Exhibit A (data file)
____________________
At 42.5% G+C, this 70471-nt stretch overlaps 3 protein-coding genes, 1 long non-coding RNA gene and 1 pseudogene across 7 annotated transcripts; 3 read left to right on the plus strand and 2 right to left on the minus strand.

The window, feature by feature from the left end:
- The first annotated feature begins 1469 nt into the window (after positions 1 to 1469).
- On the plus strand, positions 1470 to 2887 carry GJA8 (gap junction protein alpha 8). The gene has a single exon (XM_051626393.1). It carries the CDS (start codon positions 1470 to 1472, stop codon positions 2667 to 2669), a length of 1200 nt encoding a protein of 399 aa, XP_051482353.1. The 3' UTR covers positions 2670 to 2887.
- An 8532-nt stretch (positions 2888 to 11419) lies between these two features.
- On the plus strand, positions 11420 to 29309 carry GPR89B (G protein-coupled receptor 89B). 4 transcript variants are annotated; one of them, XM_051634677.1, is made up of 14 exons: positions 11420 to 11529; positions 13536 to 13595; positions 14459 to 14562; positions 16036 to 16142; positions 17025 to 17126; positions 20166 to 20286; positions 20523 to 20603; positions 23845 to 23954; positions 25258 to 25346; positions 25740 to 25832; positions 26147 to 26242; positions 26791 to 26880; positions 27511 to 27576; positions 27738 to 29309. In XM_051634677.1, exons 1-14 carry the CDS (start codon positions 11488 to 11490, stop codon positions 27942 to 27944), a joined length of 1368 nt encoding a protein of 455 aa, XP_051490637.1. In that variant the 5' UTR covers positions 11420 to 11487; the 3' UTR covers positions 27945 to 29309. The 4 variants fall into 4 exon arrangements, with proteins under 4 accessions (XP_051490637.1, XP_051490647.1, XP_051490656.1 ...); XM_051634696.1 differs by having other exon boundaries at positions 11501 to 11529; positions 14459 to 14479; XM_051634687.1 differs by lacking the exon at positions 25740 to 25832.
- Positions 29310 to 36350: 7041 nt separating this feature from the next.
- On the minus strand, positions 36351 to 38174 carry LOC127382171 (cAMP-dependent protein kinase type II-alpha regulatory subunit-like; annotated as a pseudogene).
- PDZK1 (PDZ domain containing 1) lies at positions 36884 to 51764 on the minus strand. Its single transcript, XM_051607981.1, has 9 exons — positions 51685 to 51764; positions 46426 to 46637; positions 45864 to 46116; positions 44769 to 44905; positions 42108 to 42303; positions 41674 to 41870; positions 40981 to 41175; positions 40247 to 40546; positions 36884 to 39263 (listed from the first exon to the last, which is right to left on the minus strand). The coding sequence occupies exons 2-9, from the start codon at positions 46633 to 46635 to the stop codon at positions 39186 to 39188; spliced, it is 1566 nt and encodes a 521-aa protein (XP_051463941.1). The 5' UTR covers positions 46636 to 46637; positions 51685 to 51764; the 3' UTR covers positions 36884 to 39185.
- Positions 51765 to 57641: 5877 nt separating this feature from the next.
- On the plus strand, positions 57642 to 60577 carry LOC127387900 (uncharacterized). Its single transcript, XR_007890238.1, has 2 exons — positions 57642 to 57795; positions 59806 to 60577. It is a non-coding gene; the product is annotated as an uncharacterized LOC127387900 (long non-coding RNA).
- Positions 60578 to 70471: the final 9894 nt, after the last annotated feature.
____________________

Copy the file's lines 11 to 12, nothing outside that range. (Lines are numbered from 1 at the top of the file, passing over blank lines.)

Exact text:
- On the plus strand, positions 57642 to 60577 carry LOC127387900 (uncharacterized). Its single transcript, XR_007890238.1, has 2 exons — positions 57642 to 57795; positions 59806 to 60577. It is a non-coding gene; the product is annotated as an uncharacterized LOC127387900 (long non-coding RNA).
- Positions 60578 to 70471: the final 9894 nt, after the last annotated feature.